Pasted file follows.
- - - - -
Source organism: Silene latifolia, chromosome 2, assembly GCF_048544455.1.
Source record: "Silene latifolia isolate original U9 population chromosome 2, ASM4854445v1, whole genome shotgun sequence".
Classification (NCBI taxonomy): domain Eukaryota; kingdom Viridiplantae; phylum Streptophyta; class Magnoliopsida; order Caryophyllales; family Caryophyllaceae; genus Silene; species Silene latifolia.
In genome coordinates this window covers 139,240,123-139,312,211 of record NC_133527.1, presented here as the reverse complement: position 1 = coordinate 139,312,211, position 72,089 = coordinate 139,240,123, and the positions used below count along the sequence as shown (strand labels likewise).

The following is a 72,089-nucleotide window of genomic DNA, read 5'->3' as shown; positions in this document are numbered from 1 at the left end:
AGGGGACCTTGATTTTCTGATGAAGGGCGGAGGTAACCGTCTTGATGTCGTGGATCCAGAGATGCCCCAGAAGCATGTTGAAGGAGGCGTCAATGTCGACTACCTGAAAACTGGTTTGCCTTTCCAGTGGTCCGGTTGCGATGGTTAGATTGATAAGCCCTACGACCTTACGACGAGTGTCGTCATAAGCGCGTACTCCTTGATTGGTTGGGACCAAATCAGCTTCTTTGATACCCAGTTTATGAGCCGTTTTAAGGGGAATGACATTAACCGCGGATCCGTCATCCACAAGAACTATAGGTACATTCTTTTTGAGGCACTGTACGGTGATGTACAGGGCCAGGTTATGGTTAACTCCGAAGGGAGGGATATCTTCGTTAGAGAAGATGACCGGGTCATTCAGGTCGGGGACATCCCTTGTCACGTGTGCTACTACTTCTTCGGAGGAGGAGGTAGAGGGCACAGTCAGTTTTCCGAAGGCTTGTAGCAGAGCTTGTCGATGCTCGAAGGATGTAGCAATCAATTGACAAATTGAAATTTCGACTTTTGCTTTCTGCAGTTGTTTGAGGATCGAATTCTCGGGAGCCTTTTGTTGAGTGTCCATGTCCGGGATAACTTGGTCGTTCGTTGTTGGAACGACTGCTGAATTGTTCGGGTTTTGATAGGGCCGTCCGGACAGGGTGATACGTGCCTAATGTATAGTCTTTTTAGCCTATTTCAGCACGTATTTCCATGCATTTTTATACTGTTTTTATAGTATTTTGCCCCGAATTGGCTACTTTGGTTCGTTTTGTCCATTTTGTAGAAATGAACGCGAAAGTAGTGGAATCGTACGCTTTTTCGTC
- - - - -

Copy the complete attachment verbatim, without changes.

Source organism: Silene latifolia, chromosome 2, assembly GCF_048544455.1.
Source record: "Silene latifolia isolate original U9 population chromosome 2, ASM4854445v1, whole genome shotgun sequence".
Classification (NCBI taxonomy): domain Eukaryota; kingdom Viridiplantae; phylum Streptophyta; class Magnoliopsida; order Caryophyllales; family Caryophyllaceae; genus Silene; species Silene latifolia.
In genome coordinates this window covers 139,240,123-139,312,211 of record NC_133527.1, presented here as the reverse complement: position 1 = coordinate 139,312,211, position 72,089 = coordinate 139,240,123, and the positions used below count along the sequence as shown (strand labels likewise).

The following is a 72,089-nucleotide window of genomic DNA, read 5'->3' as shown; positions in this document are numbered from 1 at the left end:
AGGGGACCTTGATTTTCTGATGAAGGGCGGAGGTAACCGTCTTGATGTCGTGGATCCAGAGATGCCCCAGAAGCATGTTGAAGGAGGCGTCAATGTCGACTACCTGAAAACTGGTTTGCCTTTCCAGTGGTCCGGTTGCGATGGTTAGATTGATAAGCCCTACGACCTTACGACGAGTGTCGTCATAAGCGCGTACTCCTTGATTGGTTGGGACCAAATCAGCTTCTTTGATACCCAGTTTATGAGCCGTTTTAAGGGGAATGACATTAACCGCGGATCCGTCATCCACAAGAACTATAGGTACATTCTTTTTGAGGCACTGTACGGTGATGTACAGGGCCAGGTTATGGTTAACTCCGAAGGGAGGGATATCTTCGTTAGAGAAGATGACCGGGTCATTCAGGTCGGGGACATCCCTTGTCACGTGTGCTACTACTTCTTCGGAGGAGGAGGTAGAGGGCACAGTCAGTTTTCCGAAGGCTTGTAGCAGAGCTTGTCGATGCTCGAAGGATGTAGCAATCAATTGACAAATTGAAATTTCGACTTTTGCTTTCTGCAGTTGTTTGAGGATCGAATTCTCGGGAGCCTTTTGTTGAGTGTCCATGTCCGGGATAACTTGGTCGTTCGTTGTTGGAACGACTGCTGAATTGTTCGGGTTTTGATAGGGCCGTCCGGACAGGGTGATACGTGCCTAATGTATAGTCTTTTTAGCCTATTTCAGCACGTATTTCCATGCATTTTTATACTGTTTTTATAGTATTTTGCCCCGAATTGGCTACTTTGGTTCGTTTTGTCCATTTTGTAGAAATGAACGCGAAAGTAGTGGAATCGTACGCTTTTTCGTC